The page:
Message sent from:


From the moment we are born it is our instinct to explore the world around us.

At Lydgate, we believe that it is important to nurture and encourage that natural curiosity, to shape and direct it to positively influence our pupils. We want to develop inquisitive questioning learners who look closely at the world around them and begin to be able to interpret what they observe. As a whole school we believe that it is important that our children acquire knowledge and understanding about the world both physical and human so that they can take an active part in contributing to and protecting this world as they grow up. We also strive to instil in the children a sense of environmental responsibility and encourage them to understand environmental issues at a local and global level.

We aim to provide a high quality geography education which will inspire our pupils for the rest of their lives. Teaching will equip pupils with a knowledge about diverse people and places. As pupils progress, they develop their knowledge of the world and understand the connections between physical and human geography. 

Pupils are taught the national curriculum topics through a two year planning cycle:



Locational knowledge

  • name and locate the world’s 7 continents and 5 oceans
  • name, locate and identify characteristics of the 4 countries and capital cities of the United Kingdom and its surrounding seas


Place knowledge

  • understand geographical similarities and differences through studying the human and physical geography of a small area of the United Kingdom, and of a small area in a contrasting non-European country


Human and physical geography

  • identify seasonal and daily weather patterns in the United Kingdom and the location of hot and cold areas of the world in relation to the Equator and the North and South Poles
  • use basic geographical vocabulary to refer to:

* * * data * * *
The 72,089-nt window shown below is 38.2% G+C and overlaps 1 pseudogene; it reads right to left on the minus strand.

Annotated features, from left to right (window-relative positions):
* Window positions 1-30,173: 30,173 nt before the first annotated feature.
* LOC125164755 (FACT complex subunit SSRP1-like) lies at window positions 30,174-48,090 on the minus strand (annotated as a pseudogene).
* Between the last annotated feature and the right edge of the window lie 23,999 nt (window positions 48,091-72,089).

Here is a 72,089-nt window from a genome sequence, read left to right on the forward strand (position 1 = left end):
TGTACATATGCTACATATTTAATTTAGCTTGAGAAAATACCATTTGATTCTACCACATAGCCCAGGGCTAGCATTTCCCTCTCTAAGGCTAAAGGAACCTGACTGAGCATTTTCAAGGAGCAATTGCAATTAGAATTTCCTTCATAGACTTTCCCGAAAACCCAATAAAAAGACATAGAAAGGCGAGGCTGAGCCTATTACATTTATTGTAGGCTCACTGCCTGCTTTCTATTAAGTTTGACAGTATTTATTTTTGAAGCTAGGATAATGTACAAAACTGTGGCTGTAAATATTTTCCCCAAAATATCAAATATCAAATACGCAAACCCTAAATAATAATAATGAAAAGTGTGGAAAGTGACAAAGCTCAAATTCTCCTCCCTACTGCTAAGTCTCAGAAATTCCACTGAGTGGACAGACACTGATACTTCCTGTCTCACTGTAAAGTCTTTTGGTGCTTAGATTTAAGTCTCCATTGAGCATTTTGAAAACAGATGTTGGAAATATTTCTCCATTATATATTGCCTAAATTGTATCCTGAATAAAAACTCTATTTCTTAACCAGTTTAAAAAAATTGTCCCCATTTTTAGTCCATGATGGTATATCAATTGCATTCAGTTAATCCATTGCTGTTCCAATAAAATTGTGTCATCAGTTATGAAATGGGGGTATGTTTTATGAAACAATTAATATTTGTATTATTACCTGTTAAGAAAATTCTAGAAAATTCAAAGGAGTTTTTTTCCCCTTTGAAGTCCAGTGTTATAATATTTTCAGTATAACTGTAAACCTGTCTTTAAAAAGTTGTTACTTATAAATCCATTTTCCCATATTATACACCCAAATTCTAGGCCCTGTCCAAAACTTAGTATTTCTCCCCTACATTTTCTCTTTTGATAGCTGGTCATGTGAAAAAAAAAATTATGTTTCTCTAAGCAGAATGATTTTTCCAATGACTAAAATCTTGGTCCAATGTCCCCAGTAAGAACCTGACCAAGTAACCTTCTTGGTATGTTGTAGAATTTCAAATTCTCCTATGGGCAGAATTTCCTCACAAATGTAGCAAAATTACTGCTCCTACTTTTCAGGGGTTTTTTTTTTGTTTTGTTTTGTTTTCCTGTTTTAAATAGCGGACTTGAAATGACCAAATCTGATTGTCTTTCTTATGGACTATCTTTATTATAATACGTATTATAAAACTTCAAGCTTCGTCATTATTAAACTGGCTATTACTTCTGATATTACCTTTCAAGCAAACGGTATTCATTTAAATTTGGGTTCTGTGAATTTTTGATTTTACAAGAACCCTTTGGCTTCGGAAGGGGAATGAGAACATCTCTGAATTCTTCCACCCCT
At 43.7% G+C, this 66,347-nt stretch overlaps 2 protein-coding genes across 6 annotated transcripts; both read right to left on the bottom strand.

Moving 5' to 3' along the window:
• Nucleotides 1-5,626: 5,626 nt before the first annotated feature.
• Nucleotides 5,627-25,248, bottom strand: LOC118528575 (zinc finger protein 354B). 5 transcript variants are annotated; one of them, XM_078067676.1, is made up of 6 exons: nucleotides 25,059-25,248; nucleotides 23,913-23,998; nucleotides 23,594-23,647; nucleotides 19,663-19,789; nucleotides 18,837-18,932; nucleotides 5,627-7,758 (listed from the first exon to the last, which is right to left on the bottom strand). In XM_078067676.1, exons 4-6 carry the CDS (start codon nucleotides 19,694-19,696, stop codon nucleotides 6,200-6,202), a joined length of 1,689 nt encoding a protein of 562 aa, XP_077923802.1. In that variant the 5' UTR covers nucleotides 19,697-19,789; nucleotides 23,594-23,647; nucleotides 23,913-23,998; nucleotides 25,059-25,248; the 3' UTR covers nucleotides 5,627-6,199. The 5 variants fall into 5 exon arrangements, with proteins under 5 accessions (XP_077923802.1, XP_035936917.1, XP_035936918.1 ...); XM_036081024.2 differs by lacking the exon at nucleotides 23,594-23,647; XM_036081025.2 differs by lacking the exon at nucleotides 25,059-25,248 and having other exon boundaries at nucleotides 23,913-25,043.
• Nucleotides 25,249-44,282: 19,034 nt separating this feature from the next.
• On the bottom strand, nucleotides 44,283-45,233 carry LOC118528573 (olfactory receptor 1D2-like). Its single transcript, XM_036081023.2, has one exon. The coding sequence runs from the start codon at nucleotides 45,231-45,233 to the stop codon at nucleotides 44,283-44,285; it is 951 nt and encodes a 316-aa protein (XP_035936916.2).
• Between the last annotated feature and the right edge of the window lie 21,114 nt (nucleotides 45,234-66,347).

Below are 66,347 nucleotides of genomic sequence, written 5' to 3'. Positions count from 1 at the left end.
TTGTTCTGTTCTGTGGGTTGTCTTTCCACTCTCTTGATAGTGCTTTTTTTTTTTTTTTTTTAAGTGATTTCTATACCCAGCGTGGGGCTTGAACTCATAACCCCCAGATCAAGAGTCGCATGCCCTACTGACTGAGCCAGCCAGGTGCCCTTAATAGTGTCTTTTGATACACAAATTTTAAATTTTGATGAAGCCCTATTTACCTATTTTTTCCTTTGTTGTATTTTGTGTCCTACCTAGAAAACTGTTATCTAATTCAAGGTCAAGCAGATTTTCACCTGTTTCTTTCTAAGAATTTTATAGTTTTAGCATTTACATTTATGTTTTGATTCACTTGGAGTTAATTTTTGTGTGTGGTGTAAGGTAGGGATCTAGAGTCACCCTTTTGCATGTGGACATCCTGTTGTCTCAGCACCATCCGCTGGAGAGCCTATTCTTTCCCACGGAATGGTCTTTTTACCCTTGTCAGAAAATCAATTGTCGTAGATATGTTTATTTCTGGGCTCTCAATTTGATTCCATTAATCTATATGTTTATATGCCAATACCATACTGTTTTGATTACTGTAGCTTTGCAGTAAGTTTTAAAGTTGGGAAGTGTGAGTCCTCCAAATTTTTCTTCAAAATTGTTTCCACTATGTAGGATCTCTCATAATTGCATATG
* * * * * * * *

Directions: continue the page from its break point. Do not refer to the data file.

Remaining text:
• key physical features, including: beach, cliff, coast, forest, hill, mountain, sea, ocean, river, soil, valley, vegetation, season and weather
    • key human features, including: city, town, village, factory, farm, house, office, port, harbour and shop


Geographical skills and fieldwork

  • use world maps, atlases and globes to identify the United Kingdom and its countries, as well as the countries, continents and oceans studied at this key stage
  • use simple compass directions (north, south, east and west) and locational and directional language [for example, near and far, left and right], to describe the location of features and routes on a map
  • use aerial photographs and plan perspectives to recognise landmarks and basic human and physical features; devise a simple map; and use and construct basic symbols in a key
  • use simple fieldwork and observational skills to study the geography of their school and its grounds and the key human and physical features of its surrounding environment



Locational knowledge

  • locate the world’s countries, using maps to focus on Europe (including the location of Russia) and North and South America, concentrating on their environmental regions, key physical and human characteristics, countries, and major cities
  • name and locate counties and cities of the United Kingdom, geographical regions and their identifying human and physical characteristics, key topographical features (including hills, mountains, coasts and rivers), and land-use patterns; and understand how some of these aspects have changed over time
  • identify the position and significance of latitude, longitude, Equator, Northern Hemisphere, Southern Hemisphere, the Tropics of Cancer and Capricorn, Arctic and Antarctic Circle, the Prime/Greenwich Meridian and time zones (including day and night)


Place knowledge

  • understand geographical similarities and differences through the study of human and physical geography of a region of the United Kingdom, a region in a European country, and a region in North or South America


Human and physical geography

  • describe and understand key aspects of:
    • physical geography, including: climate zones, biomes and vegetation belts, rivers, mountains, volcanoes and earthquakes, and the water cycle
    • human geography, including: types of settlement and land use, economic activity including trade links, and the distribution of natural resources including energy, food, minerals and water